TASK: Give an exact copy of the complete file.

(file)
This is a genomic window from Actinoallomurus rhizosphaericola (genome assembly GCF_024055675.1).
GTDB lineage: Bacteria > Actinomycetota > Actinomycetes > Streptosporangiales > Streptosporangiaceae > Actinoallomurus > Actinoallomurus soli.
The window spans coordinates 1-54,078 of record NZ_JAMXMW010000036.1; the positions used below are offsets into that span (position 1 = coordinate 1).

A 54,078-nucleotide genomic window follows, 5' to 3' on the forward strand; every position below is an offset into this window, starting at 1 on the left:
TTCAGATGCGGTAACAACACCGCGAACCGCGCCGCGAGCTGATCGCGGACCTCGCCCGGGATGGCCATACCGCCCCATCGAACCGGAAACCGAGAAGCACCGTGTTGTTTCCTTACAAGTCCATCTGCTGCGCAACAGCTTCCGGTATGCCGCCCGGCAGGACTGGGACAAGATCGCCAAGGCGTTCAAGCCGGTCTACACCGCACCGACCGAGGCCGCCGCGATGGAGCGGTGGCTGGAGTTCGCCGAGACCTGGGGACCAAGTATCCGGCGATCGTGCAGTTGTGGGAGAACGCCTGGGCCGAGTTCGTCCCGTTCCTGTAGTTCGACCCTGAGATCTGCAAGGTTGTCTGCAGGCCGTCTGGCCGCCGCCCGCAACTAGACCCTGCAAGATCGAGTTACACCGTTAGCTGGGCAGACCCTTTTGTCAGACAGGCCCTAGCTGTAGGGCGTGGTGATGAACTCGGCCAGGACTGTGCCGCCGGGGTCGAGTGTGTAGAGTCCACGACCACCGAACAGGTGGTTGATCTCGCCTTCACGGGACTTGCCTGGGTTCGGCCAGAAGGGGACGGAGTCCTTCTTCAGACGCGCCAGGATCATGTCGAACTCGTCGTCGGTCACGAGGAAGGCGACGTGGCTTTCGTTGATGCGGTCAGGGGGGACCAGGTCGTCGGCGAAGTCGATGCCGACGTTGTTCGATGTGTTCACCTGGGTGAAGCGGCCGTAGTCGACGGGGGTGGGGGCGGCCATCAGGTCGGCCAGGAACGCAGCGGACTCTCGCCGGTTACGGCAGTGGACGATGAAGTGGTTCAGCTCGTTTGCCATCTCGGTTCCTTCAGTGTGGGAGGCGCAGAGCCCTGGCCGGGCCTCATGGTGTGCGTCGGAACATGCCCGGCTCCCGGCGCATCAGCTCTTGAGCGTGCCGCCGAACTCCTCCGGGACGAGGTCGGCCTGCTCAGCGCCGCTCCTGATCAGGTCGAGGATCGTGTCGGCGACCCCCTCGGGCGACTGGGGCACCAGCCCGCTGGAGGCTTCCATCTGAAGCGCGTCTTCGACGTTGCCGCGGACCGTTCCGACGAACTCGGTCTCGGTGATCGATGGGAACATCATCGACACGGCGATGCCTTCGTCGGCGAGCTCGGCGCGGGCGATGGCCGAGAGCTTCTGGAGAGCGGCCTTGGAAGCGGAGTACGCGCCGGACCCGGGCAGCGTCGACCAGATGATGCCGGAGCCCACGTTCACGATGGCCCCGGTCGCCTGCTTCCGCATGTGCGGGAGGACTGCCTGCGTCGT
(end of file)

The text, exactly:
This is a genomic window from Actinoallomurus rhizosphaericola (genome assembly GCF_024055675.1).
GTDB lineage: Bacteria > Actinomycetota > Actinomycetes > Streptosporangiales > Streptosporangiaceae > Actinoallomurus > Actinoallomurus soli.
The window spans coordinates 1-54,078 of record NZ_JAMXMW010000036.1; the positions used below are offsets into that span (position 1 = coordinate 1).

A 54,078-nucleotide genomic window follows, 5' to 3' on the forward strand; every position below is an offset into this window, starting at 1 on the left:
TTCAGATGCGGTAACAACACCGCGAACCGCGCCGCGAGCTGATCGCGGACCTCGCCCGGGATGGCCATACCGCCCCATCGAACCGGAAACCGAGAAGCACCGTGTTGTTTCCTTACAAGTCCATCTGCTGCGCAACAGCTTCCGGTATGCCGCCCGGCAGGACTGGGACAAGATCGCCAAGGCGTTCAAGCCGGTCTACACCGCACCGACCGAGGCCGCCGCGATGGAGCGGTGGCTGGAGTTCGCCGAGACCTGGGGACCAAGTATCCGGCGATCGTGCAGTTGTGGGAGAACGCCTGGGCCGAGTTCGTCCCGTTCCTGTAGTTCGACCCTGAGATCTGCAAGGTTGTCTGCAGGCCGTCTGGCCGCCGCCCGCAACTAGACCCTGCAAGATCGAGTTACACCGTTAGCTGGGCAGACCCTTTTGTCAGACAGGCCCTAGCTGTAGGGCGTGGTGATGAACTCGGCCAGGACTGTGCCGCCGGGGTCGAGTGTGTAGAGTCCACGACCACCGAACAGGTGGTTGATCTCGCCTTCACGGGACTTGCCTGGGTTCGGCCAGAAGGGGACGGAGTCCTTCTTCAGACGCGCCAGGATCATGTCGAACTCGTCGTCGGTCACGAGGAAGGCGACGTGGCTTTCGTTGATGCGGTCAGGGGGGACCAGGTCGTCGGCGAAGTCGATGCCGACGTTGTTCGATGTGTTCACCTGGGTGAAGCGGCCGTAGTCGACGGGGGTGGGGGCGGCCATCAGGTCGGCCAGGAACGCAGCGGACTCTCGCCGGTTACGGCAGTGGACGATGAAGTGGTTCAGCTCGTTTGCCATCTCGGTTCCTTCAGTGTGGGAGGCGCAGAGCCCTGGCCGGGCCTCATGGTGTGCGTCGGAACATGCCCGGCTCCCGGCGCATCAGCTCTTGAGCGTGCCGCCGAACTCCTCCGGGACGAGGTCGGCCTGCTCAGCGCCGCTCCTGATCAGGTCGAGGATCGTGTCGGCGACCCCCTCGGGCGACTGGGGCACCAGCCCGCTGGAGGCTTCCATCTGAAGCGCGTCTTCGACGTTGCCGCGGACCGTTCCGACGAACTCGGTCTCGGTGATCGATGGGAACATCATCGACACGGCGATGCCTTCGTCGGCGAGCTCGGCGCGGGCGATGGCCGAGAGCTTCTGGAGAGCGGCCTTGGAAGCGGAGTACGCGCCGGACCCGGGCAGCGTCGACCAGATGATGCCGGAGCCCACGTTCACGATGGCCCCGGTCGCCTGCTTCCGCATGTGCGGGAGGACTGCCTGCGTCGT